In 2016 we had a meeting. They were leaving the multi employer pension and putting everyone in a 401k. Instead of contributing 7% a check to the pension, they would match up to 2.5% in the new 401k. So a 4.5% pay cut across the board for all employees, since we were all in the pension. It was a good day for the company. There was no requirement to participate in the 401k. So if you did not join, the company put in nothing. Even the max match was 4.5% less than before. Pension credits were frozen. That was it, no discussion, no nothing. They wanted to pay less each payroll and this was a way to do that. I went back to my office in shock. An old man in his 50's, who was counting on the pension and credits until retirement. No union, nobody to speak for me but myself. I sat down and wrote a e-mail to the CFO asking to allow senior employees to remain in the multi employer plan. I was humiliated. After 20 years of service, this was my reward. Others were upset as well. I don't know how many spoke up. Just a few I think. Some had contracts that had the pension listed as a benefit and were thinking about getting lawyers. Finally, a deal was worked out so that people of a certain age and service could stay in the plan. Everybody else, all the younger employees, went to the 401k. Part of the deal was that if you wanted to stay in the pension YOU paid the extra 4.5%. It was a shocking thing. I took a pay cut but still am in the pension and contribute each check. So the threat did not come from the stock market or the pension, it came from the company I worked for. At that point I really began to look forward to retirement.
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Old Yesterday, 07:53 AM
 
289 posts, read 112,808 times
Reputation: 614
DH's pension is 138% funded according to the May newsletter. It is a multi-employer plan. There is no COLA but they do give bonuses every year that the fund is over 100%. The bonus is equal to one month's pension check. We don't worry about it going broke as the plan administrator is uber conservative with the investment and they didn't see a big loss in the recent recession.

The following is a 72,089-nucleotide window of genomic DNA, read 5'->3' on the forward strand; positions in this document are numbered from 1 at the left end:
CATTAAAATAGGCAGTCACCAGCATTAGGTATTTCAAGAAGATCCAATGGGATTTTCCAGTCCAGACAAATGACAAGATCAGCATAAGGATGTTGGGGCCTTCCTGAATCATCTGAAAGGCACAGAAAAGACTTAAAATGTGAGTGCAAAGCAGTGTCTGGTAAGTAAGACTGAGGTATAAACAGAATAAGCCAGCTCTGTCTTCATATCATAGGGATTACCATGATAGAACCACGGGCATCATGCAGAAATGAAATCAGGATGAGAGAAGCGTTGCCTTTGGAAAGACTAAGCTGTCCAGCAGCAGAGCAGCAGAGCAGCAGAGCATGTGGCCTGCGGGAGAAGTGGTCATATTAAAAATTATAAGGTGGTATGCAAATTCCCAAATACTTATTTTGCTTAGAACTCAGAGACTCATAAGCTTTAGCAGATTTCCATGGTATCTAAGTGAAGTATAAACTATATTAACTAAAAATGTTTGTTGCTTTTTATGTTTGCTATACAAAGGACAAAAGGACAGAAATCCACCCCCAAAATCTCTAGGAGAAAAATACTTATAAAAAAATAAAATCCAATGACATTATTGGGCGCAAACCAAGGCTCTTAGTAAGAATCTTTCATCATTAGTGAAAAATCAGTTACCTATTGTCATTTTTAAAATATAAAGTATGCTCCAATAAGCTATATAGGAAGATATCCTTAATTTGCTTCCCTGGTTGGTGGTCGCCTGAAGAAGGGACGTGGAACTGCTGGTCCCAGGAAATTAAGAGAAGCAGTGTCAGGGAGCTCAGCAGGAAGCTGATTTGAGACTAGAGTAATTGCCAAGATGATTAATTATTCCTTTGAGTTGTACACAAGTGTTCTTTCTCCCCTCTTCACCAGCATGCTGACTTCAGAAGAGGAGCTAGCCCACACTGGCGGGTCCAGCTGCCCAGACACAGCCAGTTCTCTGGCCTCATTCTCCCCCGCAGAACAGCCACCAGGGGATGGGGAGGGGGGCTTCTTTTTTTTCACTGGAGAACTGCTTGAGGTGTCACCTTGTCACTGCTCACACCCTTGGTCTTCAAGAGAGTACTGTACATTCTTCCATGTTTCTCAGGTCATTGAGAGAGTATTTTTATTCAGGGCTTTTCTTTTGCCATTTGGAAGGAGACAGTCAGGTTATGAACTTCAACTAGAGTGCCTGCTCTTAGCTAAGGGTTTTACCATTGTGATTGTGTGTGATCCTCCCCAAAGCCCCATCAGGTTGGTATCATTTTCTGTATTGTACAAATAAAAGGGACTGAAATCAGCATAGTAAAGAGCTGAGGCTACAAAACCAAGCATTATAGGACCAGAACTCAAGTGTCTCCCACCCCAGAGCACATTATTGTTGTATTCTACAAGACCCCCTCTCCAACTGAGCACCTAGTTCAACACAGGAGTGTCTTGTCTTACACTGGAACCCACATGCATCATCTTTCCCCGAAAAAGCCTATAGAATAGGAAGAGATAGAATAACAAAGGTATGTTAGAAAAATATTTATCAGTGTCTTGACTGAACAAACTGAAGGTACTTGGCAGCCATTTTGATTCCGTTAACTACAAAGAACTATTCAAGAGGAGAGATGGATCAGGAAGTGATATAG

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Old Yesterday, 07:58 AM
 
Location: East of Seattle since 1992, originally from SF Bay Area
30,092 posts, read 54,929,169 times
Reputation: 31567
Mine is huge, through the state, making it much less likely to have financial problems in the future. My 401K and 457 are probably more vulnerable, but they contain less to lose than the pension.
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Old Yesterday, 08:15 AM
 
Location: SoCal
13,762 posts, read 6,534,991 times
Reputation: 10296
Not worrying about mine. Right now that’s my Las Vegas money. That’s the beauty of having money comes from 6-7 different sources. Not a single one of them going away will bankrupt me. They are nice money to have. But all in together, they reduce my risk of depending on my portfolio.
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Old Yesterday, 08:46 AM
 
672 posts, read 320,467 times
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Not at all it is very well funded (I check each year).
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Old Yesterday, 09:05 AM
 
26,235 posts, read 33,224,353 times
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Quote:
Originally Posted by Expert Investor View Post
10 years of great stock market returns but America still has a terrible pension problem. This is due to a number of issues including: more pensions money going out than people putting money in, poor choices of investments by pension managers, and underfunding of pensions by governments.

The experts are saying that future stock market returns will likely be 0-2% real during the next ten years but pensions are being funded with an expectation of 4-5% real returns. (The people who estimate future stock market returns and pension officials who set return estimates have not met in years!)

I suspect many pensions will go broke in the next 10-20 years. Could this be your pension and are you worried?
Nope.
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Old Yesterday, 09:06 AM
 
Location: Spring, Texas
140 posts, read 67,251 times
Reputation: 286
We are planning to retire at the end of this year.

As to the concerns for the pension for my publicly held major mega oil corporation.

Yes to some degree we have some concerns regarding the pension being there for us in 30+ years. (if one of lives that long)

Fortunately, we have a choice of the Pension or to take the Lump Sum upon retirement.

Since the Pension is not cost of living adjusted we have always leaned towards the Lump Sum.

We are planning to take the Lump Sum.